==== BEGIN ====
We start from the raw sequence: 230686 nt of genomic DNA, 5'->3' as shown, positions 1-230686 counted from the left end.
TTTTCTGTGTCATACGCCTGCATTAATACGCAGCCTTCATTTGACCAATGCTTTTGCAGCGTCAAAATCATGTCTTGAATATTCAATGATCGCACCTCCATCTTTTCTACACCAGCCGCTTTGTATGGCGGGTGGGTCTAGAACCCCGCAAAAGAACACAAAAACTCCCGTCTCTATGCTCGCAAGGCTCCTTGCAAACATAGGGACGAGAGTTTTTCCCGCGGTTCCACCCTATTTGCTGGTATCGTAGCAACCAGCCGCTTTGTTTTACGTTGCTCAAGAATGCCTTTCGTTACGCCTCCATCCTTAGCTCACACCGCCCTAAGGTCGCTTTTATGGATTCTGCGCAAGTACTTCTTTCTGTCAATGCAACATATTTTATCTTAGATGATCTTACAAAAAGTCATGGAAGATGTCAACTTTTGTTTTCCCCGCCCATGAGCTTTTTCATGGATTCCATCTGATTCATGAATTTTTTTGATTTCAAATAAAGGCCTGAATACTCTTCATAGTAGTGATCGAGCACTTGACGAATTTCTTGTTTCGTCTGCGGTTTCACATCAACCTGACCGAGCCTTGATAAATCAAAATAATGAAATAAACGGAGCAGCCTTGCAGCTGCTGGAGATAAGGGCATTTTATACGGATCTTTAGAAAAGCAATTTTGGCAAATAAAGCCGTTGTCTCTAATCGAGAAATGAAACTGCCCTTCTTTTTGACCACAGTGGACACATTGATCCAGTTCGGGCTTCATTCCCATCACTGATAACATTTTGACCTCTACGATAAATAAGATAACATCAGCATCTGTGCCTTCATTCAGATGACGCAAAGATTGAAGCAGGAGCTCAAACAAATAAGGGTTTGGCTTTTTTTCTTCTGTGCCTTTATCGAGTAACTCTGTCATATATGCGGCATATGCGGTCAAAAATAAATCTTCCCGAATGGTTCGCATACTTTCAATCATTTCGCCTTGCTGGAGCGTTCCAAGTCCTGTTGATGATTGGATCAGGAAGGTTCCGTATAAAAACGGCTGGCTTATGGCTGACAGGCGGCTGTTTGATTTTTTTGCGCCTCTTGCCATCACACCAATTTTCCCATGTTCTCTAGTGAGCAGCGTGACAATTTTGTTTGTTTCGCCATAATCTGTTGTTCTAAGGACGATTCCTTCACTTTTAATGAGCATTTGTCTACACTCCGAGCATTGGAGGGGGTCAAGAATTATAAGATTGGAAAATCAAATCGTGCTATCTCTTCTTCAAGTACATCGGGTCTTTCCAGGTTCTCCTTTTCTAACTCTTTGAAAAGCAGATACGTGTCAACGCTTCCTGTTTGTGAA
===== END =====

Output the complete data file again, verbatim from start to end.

We start from the raw sequence: 230686 nt of genomic DNA, 5'->3' as shown, positions 1-230686 counted from the left end.
TTTTCTGTGTCATACGCCTGCATTAATACGCAGCCTTCATTTGACCAATGCTTTTGCAGCGTCAAAATCATGTCTTGAATATTCAATGATCGCACCTCCATCTTTTCTACACCAGCCGCTTTGTATGGCGGGTGGGTCTAGAACCCCGCAAAAGAACACAAAAACTCCCGTCTCTATGCTCGCAAGGCTCCTTGCAAACATAGGGACGAGAGTTTTTCCCGCGGTTCCACCCTATTTGCTGGTATCGTAGCAACCAGCCGCTTTGTTTTACGTTGCTCAAGAATGCCTTTCGTTACGCCTCCATCCTTAGCTCACACCGCCCTAAGGTCGCTTTTATGGATTCTGCGCAAGTACTTCTTTCTGTCAATGCAACATATTTTATCTTAGATGATCTTACAAAAAGTCATGGAAGATGTCAACTTTTGTTTTCCCCGCCCATGAGCTTTTTCATGGATTCCATCTGATTCATGAATTTTTTTGATTTCAAATAAAGGCCTGAATACTCTTCATAGTAGTGATCGAGCACTTGACGAATTTCTTGTTTCGTCTGCGGTTTCACATCAACCTGACCGAGCCTTGATAAATCAAAATAATGAAATAAACGGAGCAGCCTTGCAGCTGCTGGAGATAAGGGCATTTTATACGGATCTTTAGAAAAGCAATTTTGGCAAATAAAGCCGTTGTCTCTAATCGAGAAATGAAACTGCCCTTCTTTTTGACCACAGTGGACACATTGATCCAGTTCGGGCTTCATTCCCATCACTGATAACATTTTGACCTCTACGATAAATAAGATAACATCAGCATCTGTGCCTTCATTCAGATGACGCAAAGATTGAAGCAGGAGCTCAAACAAATAAGGGTTTGGCTTTTTTTCTTCTGTGCCTTTATCGAGTAACTCTGTCATATATGCGGCATATGCGGTCAAAAATAAATCTTCCCGAATGGTTCGCATACTTTCAATCATTTCGCCTTGCTGGAGCGTTCCAAGTCCTGTTGATGATTGGATCAGGAAGGTTCCGTATAAAAACGGCTGGCTTATGGCTGACAGGCGGCTGTTTGATTTTTTTGCGCCTCTTGCCATCACACCAATTTTCCCATGTTCTCTAGTGAGCAGCGTGACAATTTTGTTTGTTTCGCCATAATCTGTTGTTCTAAGGACGATTCCTTCACTTTTAATGAGCATTTGTCTACACTCCGAGCATTGGAGGGGGTCAAGAATTATAAGATTGGAAAATCAAATCGTGCTATCTCTTCTTCAAGTACATCGGGTCTTTCCAGGTTCTCCTTTTCTAACTCTTTGAAAAGCAGATACGTGTCAACGCTTCCTGTTTGTGAA